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Dr. Strangelove's War Room

What is the perfect scene? For award-winning filmmaker Atom Egoyan, it's the "war room" from Stanley Kubrick's Dr. Strangelove. We asked him to set the scene for us - and tell us why.

May 2, 2017  |  by Creative Armenia

AE: Dr. Strangelove was made at the height of the Cold War. At this point, the prevailing attitude in preventing all out war between the Soviet Union and the United States was the concept of MAD. This was the term thrown about for “mutual assured destruction,” and it suggests that the only reason these two super-powers didn’t come to blows is because they both knew they could wipe each other off the planet. In other words, a simple and effective little deterrent which nonetheless meant that the only way to sustain a psychological war was to build up more and more effective tools of mass destruction. The dark absurdity of this race towards oblivion is perfectly captured in this fantastic set by production designer Ken Adams. It all culminates in the final scene in this “war room,” when Peter Sellers — playing three wildly different characters in this brilliant film — has a seizure in which his arm tries to make a spastic Nazi salute to his very dead leader.

 

CA: What were the important artistic choices Ken Adams made — or avoided — in achieving the mood of the scene? And how would you describe that mood, anyway? Re-watching these "war room" scenes, we're not sure if we're supposed to laugh or be terrified.

 

AE: What’s astonishing about the scene is Ken Adams’s choice to use an expressionist and highly stylized approach in what is essentially a location-based and realistic world. Compare the grittiness and hand-held approach of the seizure of the military base with what happens in the war room. Of course, this all emanates from Stanley Kubrick’s singular vision, but I maintain the design of the war room is one of the most successful set pieces in cinema. The careful harnessing of lunacy, despair and fear is perfectly realized. We are horrified and completely engrossed in the sheer intensity of what is at stake. The balance between atrocity and glamour is unique. And to cap it off we have one of the best lines ever: “You can’t fight in here! It’s the war room!”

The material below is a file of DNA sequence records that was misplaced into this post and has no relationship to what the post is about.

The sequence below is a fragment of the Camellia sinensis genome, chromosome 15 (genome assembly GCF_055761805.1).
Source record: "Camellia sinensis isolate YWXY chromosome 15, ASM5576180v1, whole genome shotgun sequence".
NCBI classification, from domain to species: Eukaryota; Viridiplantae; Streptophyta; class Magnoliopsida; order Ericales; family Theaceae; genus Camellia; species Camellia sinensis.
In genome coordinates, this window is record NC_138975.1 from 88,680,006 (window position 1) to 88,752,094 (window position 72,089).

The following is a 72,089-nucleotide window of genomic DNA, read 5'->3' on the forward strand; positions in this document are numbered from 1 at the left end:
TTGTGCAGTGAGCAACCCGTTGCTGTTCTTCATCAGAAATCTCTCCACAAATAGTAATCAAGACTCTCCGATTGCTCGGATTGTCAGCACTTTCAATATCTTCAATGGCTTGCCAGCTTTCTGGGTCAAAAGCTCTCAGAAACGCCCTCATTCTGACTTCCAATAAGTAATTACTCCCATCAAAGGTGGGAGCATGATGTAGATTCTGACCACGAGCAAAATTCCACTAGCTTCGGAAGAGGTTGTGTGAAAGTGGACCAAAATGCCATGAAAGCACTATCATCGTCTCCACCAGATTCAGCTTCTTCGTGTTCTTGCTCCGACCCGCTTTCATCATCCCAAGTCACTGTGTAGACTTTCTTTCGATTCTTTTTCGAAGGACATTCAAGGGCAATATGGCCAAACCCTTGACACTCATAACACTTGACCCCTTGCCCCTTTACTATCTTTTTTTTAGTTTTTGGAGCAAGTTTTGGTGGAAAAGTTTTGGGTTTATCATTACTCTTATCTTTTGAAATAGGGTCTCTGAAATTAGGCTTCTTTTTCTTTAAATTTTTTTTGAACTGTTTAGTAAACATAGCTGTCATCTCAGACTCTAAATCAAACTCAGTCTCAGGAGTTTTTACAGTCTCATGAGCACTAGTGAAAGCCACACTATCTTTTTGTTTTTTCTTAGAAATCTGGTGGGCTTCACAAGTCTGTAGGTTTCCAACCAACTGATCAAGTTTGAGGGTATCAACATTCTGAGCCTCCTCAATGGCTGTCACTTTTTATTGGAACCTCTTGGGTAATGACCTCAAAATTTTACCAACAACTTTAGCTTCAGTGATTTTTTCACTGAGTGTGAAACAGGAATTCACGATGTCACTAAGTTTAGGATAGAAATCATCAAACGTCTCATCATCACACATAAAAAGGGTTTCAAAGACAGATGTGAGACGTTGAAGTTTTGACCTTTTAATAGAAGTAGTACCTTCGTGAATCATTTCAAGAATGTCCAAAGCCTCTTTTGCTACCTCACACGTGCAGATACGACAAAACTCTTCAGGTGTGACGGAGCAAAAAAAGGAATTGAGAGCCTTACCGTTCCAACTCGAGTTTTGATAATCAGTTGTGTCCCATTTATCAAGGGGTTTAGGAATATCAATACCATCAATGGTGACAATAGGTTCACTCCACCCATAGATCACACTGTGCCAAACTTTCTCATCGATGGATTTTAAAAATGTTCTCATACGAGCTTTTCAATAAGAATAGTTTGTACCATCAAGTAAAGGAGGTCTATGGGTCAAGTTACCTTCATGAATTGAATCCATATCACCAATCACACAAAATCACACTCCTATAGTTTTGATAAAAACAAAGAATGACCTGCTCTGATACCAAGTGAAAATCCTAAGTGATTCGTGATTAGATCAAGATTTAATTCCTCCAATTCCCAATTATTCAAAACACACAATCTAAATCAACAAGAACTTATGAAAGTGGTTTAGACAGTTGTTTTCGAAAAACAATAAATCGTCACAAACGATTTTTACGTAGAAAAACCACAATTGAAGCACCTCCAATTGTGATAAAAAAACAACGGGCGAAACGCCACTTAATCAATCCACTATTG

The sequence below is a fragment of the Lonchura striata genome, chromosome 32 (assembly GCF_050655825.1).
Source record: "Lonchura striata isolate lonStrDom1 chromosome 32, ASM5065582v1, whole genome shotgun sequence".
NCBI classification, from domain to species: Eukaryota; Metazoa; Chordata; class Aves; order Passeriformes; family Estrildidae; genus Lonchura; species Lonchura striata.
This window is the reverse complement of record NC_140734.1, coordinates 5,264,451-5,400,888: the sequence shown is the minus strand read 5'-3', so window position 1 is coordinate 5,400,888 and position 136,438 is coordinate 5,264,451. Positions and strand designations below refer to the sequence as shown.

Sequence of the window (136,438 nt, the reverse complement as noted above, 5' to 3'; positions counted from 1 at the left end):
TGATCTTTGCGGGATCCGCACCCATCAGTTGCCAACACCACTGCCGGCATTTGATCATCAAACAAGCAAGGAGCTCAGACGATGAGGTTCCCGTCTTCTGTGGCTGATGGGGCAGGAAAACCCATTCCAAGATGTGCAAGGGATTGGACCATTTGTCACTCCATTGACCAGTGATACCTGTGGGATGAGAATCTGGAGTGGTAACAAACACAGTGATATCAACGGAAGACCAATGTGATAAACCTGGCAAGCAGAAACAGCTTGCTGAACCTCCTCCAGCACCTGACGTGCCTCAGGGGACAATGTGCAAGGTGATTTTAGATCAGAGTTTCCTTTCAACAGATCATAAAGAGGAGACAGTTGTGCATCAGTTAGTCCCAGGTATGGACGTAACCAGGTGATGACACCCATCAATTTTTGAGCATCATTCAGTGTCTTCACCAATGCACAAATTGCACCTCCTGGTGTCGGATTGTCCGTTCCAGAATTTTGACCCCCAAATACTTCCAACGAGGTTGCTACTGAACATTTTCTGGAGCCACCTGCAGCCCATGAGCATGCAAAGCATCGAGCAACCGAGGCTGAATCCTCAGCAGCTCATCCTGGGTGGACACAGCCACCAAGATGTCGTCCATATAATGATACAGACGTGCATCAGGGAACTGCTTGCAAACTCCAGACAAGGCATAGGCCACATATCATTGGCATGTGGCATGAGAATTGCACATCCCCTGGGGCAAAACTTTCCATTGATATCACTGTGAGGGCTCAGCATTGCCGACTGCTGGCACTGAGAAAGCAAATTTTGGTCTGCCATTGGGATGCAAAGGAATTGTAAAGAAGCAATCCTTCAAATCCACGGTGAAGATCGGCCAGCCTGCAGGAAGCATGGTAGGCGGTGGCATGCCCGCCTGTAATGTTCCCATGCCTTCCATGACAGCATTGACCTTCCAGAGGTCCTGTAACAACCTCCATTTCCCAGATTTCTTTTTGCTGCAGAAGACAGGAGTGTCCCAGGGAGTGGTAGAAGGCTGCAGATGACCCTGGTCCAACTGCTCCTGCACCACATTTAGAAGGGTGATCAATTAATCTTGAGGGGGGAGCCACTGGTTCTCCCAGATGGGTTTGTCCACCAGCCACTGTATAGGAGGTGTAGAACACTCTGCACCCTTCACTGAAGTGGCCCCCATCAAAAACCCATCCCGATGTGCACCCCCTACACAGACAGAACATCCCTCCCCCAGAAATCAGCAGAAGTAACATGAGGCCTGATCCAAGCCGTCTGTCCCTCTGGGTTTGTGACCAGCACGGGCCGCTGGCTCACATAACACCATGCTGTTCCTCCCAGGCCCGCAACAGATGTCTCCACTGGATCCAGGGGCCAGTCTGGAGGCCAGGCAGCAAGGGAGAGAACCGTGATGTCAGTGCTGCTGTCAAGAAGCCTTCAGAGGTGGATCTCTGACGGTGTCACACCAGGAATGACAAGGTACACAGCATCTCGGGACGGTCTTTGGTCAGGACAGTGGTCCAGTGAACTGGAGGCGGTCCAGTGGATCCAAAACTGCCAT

CA: It's becoming clear that when we say the "war room" scene, we're actually referring to a few different scenes from various parts of the movie — but all of them taking place in the same war room. It's interesting that they've been filed away in our memories as a single unit.

AE: That's a fascinating concept, the way in which we reformat films in our memory long after we've watched them. It's inevitable. Film scenes are constantly reshuffled and re-ordered during the process of editing, and there's an argument that when a film has made a huge impression — the way Dr. Strangelove has certainly impressed me — we concentrate and expand various aspects according to our own intellectual and emotional needs at any given time. We conflate, bend, and distort the film to make it our own, and this is what great cinema invites us to do.

CA: Let's talk about the acting. It's intense, sometimes outlandish. You mentioned Peter Sellers as Dr. Strangelove going on a 60 second improvisational self-grabbing spree. Tell us a little about the art of giving an actor direction versus freedom. 

AE: That's a great question. What I love about Peter Sellers’s performance in what you call the "self-grabbing spree" is that it feels like the camera is watching this happening for the first time. If you look closely, you can see that the actor playing the Russian Ambassador can't control himself. He's about to break out laughing at Sellers’s spectacular performance! There are moments when a director knows that an actor truly owns their performance. They were literally born to play something, and the best you can do is let them loose.  

CA: Tell us why this scene works from the perspective of what Kubrick doesn't do — or doesn't try to do. We notice there is no music, for example. What else isn't there?

 

AE: Kubrick is completely confident in mixing tones and choices that would simply not work with a less brilliant and daring director. He has a reputation for being a control freak, but he knew his lenses and artistic arsenal like no one else. Every gesture, every move is beautifully realized and we completely trust his choices. I never understand when some viewers call his work cold or calculating. He's second only to Hitchcock in his complete mastery of the medium.

 

CA: Hitchcock, of course, would no sooner allow a 60 second improvisation than cast a redhead as his female lead! Speaking of which, we can't help but notice the lack of women in the war room — or in the film. Do you think the absence of sexual chemistry has purpose? Are we meant to save our feelings for the bomb?

 

AE: The whole room is designed to be a giant womb, so I think the fact that all these ridiculous men are encased in such a feminine symbol is quite powerful. Just look at the mating ritual during the title sequence (the release of the missile looks like two praying mantis’ having sex) and you’ll see that the film is actually introduced with sexual imagery.

 

CA: Purely for fun, how do you think a less nuanced director might have spoiled this perfect scene? 

 

AE: If you're asking me how I would have spoiled this scene, you're being very cruel!

Atom Egoyan is the acclaimed director of many films, including ExoticaThe Sweet Hereafter, Calendar, and Ararat. His most recent film, Remember, stars Christopher Plummer and was released in 2016.